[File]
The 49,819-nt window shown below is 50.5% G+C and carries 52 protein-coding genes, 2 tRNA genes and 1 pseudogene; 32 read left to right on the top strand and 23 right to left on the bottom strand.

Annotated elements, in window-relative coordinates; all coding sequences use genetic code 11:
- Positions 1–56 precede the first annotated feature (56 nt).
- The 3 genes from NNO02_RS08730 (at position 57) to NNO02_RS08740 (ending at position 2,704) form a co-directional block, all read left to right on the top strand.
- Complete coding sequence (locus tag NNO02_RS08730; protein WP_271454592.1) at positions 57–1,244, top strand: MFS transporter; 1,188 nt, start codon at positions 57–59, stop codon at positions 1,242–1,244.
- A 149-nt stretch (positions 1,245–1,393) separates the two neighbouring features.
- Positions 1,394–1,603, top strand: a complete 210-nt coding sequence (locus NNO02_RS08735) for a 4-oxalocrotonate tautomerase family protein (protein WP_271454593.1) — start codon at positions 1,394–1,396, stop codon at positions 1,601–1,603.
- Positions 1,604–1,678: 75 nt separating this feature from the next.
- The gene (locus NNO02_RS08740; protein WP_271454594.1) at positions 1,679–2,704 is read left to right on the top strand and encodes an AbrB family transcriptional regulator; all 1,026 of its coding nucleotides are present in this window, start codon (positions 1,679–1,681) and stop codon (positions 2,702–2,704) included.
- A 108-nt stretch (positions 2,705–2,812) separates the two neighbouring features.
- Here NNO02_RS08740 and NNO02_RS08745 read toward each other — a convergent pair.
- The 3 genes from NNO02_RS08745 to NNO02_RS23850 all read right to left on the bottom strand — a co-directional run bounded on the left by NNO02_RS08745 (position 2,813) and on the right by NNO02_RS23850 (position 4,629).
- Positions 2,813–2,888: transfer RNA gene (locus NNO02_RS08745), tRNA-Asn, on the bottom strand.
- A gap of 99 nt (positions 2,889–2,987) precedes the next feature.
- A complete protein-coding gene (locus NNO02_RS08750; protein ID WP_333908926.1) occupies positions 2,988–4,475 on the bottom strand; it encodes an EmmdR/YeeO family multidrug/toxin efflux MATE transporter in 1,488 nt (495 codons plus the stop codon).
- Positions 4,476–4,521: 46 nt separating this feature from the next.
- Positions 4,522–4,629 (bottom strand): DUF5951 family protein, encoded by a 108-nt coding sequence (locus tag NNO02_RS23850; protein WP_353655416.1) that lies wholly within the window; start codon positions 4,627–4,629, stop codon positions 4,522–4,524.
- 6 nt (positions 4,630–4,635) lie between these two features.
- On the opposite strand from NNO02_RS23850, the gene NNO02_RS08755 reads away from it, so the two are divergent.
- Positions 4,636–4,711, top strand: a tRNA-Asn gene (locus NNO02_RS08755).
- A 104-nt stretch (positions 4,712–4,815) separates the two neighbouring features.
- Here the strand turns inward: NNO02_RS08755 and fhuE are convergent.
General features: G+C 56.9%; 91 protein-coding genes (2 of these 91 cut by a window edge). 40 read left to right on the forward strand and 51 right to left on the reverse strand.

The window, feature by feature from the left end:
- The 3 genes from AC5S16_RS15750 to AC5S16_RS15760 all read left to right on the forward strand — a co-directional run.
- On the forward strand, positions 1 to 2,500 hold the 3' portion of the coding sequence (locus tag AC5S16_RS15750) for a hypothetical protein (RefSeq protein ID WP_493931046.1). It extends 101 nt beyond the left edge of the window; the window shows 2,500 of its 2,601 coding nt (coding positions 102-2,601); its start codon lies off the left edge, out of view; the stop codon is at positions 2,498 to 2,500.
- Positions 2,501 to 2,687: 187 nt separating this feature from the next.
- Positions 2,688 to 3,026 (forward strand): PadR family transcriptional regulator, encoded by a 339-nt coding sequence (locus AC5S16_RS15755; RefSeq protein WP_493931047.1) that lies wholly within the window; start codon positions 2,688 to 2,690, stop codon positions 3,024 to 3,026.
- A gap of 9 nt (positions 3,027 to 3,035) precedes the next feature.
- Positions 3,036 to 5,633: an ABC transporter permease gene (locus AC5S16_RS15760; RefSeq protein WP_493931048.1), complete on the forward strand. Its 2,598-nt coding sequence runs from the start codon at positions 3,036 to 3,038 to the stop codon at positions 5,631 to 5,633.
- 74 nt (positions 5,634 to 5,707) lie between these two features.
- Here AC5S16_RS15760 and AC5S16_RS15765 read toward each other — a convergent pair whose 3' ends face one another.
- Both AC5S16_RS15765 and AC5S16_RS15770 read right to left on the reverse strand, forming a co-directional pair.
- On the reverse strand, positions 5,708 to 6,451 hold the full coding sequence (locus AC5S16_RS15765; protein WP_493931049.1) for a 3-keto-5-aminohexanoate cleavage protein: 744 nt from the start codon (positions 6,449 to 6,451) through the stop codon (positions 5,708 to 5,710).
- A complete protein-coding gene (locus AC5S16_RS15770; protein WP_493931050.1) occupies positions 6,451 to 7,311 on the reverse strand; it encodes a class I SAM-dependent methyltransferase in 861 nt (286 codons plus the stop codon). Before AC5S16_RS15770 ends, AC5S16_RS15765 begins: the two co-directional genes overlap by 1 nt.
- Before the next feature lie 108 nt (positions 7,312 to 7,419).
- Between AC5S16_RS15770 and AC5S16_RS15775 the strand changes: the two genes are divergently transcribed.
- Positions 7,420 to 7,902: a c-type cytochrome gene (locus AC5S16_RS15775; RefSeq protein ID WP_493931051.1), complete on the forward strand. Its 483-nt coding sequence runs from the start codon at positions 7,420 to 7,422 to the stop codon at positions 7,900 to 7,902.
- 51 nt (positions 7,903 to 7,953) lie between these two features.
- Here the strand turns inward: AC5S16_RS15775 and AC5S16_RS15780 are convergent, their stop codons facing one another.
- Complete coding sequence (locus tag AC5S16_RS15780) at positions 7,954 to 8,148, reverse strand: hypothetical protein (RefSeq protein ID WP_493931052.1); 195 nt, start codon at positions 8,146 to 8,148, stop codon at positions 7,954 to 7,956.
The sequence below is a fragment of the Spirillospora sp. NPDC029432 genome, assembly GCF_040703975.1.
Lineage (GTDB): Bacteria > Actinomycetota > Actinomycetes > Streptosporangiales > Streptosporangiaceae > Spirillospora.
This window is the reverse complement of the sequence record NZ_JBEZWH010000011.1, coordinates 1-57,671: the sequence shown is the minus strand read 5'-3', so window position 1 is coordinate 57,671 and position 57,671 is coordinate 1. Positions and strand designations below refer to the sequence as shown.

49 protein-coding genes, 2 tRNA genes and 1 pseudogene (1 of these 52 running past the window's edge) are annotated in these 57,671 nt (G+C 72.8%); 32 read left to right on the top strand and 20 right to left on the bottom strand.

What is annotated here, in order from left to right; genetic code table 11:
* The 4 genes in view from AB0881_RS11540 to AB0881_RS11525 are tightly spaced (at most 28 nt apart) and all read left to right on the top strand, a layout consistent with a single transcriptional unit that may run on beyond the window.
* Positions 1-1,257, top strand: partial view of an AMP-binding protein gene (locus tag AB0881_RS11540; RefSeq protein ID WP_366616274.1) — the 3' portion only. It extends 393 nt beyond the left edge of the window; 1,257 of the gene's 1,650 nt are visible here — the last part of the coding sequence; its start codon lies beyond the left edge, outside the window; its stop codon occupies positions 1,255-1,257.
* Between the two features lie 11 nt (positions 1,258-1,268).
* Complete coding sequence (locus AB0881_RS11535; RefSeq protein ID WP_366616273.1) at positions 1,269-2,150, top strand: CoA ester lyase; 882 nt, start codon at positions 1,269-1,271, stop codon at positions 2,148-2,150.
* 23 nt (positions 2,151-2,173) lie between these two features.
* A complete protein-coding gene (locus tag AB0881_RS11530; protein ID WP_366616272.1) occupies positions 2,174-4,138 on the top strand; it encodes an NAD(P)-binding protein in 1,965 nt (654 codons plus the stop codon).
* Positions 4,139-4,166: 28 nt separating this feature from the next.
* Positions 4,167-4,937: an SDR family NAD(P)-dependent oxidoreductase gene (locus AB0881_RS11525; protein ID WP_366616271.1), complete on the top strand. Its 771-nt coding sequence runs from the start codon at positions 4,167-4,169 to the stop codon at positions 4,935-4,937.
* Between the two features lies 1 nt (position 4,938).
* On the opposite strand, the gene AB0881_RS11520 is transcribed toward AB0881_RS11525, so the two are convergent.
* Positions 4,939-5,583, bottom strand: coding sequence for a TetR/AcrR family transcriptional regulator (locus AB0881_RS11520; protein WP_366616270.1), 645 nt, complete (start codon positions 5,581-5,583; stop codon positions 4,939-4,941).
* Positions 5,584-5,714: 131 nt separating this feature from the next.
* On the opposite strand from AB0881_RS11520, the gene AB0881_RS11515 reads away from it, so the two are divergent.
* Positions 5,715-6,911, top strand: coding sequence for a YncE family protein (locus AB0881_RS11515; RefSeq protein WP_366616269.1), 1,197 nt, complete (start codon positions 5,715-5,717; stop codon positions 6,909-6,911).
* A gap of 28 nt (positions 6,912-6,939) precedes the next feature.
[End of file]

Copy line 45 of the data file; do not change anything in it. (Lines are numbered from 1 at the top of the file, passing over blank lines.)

49 protein-coding genes, 2 tRNA genes and 1 pseudogene (1 of these 52 running past the window's edge) are annotated in these 57,671 nt (G+C 72.8%); 32 read left to right on the top strand and 20 right to left on the bottom strand.